Sanjay Nirupam Should Stop Fuelling Conspiracy Theories, Says Congress after His Attack on Party Leadership
Congress spokesperson Manish Tewari also asked former Haryana Congress unit chief Ashok Tanwar to stop making statements against the party ahead of the assembly elections in the state.
File photo of Congress leader Sanjay Nirupam.
New Delhi: The Congress on Friday asked its former Mumbai unit chief Sanjay Nirupam to stop fuelling conspiracy theories, after he launched a vitriolic attack on the party leadership for not granting party tickets to his supporters.
Congress spokesperson Manish Tewari also asked former Haryana Congress unit chief Ashok Tanwar to stop making statements against the party ahead of the assembly elections in the state and asked him to act responsibly.
Tewari said the two leaders, who have held top positions in the party, should realise that their statements should not help those who have brought the nation to this passe.
"Mr Sanjay Nirupam would be well advised to restrain himself. It would be appropriate if he does not kite fly these conspiracy theories that are unimaginative," he told reporters.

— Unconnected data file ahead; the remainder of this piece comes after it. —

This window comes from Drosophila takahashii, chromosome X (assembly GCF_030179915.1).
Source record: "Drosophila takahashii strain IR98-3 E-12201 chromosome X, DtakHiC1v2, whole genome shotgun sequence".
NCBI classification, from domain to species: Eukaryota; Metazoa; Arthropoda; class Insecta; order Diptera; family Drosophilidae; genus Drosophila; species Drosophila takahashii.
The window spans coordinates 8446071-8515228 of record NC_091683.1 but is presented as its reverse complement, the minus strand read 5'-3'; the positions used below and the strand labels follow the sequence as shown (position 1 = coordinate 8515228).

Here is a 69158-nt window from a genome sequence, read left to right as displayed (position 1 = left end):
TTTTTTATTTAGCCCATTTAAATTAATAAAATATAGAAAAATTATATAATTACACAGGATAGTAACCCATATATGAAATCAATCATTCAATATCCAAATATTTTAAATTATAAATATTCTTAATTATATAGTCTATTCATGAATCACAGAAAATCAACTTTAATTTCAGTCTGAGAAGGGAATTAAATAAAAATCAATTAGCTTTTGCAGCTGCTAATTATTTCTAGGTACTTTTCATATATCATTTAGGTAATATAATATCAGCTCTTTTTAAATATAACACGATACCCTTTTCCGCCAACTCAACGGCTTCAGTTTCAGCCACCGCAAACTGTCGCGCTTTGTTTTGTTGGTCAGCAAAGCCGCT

Tewari said it is understandable that there are differences over ticket distribution and these two leaders are angry over it, but asked them to work with maturity and sagacity.
Nirupam, the former chief of Mumbai Congress, has launched a revolt against the party leadership after some of his supporters were not granted party ticket despite being recommended by him.
The Congress also faces discontent in Haryana and Maharashtra over ticket distribution ahead of the assembly polls. Former chiefs of the party's units in Haryana and Mumbai on Thursday resigned from the election committees and deciding to stay away from the campaign respectively.
A day after protesting outside Congress president Sonia Gandhi's residence in Delhi over alleged irregularities in ticket distribution, former Haryana Congress chief Ashok Tanwar quit the
election committees of the party but said he would continue to work as an ordinary party worker.
Nirupam, who joined the Congress after he quit the Shiv Sena in 2005, has also threatened to quit the party.
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